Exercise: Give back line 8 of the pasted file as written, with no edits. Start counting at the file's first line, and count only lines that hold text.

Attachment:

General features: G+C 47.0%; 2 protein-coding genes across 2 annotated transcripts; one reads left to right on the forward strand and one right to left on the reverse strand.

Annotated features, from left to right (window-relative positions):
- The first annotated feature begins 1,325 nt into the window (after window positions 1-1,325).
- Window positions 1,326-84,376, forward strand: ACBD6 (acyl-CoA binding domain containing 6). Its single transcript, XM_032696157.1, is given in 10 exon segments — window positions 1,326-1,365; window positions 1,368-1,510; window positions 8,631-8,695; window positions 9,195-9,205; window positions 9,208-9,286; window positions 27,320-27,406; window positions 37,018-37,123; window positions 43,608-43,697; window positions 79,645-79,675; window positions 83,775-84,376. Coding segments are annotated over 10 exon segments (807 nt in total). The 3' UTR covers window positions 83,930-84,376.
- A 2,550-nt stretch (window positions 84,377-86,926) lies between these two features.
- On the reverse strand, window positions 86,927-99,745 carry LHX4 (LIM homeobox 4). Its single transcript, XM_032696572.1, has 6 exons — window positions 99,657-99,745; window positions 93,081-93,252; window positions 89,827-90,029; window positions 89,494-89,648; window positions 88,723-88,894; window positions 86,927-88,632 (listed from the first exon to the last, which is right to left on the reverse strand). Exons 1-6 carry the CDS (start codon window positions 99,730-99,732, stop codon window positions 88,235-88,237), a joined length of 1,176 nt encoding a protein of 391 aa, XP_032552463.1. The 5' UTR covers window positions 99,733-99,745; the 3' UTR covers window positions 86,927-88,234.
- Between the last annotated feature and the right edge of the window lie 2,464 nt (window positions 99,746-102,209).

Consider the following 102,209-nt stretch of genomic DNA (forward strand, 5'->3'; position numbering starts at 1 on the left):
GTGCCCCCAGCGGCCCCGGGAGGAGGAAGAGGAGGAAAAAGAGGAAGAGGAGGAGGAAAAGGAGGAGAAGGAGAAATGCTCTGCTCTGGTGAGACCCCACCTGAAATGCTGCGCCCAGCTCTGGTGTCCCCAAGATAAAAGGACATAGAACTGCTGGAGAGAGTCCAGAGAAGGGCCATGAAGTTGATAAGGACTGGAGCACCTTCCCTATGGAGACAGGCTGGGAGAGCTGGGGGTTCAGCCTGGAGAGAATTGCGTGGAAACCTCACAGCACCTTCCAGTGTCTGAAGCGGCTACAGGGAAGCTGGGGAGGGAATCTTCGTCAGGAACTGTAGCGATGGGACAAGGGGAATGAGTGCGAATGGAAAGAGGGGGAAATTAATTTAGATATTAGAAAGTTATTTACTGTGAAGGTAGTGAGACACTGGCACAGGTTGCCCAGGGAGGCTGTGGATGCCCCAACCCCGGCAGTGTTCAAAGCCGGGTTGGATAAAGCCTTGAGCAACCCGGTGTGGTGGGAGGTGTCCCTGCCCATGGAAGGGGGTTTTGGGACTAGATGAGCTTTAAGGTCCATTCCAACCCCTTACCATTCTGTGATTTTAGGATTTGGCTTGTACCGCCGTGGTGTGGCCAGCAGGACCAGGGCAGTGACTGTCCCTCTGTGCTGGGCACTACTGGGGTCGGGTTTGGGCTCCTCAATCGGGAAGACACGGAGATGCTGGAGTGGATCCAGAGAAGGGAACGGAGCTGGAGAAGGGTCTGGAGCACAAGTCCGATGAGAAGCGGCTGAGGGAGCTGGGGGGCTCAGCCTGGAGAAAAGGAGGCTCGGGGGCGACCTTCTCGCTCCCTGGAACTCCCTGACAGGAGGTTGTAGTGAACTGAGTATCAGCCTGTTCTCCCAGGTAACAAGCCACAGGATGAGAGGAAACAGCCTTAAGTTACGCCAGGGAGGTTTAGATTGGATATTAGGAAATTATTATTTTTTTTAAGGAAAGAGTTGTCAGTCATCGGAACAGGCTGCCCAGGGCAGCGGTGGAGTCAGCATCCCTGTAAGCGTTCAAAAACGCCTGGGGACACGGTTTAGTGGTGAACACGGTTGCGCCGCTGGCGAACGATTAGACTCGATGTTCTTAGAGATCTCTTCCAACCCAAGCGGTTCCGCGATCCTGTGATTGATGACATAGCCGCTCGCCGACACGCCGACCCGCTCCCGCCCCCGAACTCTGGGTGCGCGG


Consider the following 102,209-nt stretch of genomic DNA (forward strand, 5'->3'; position numbering starts at 1 on the left):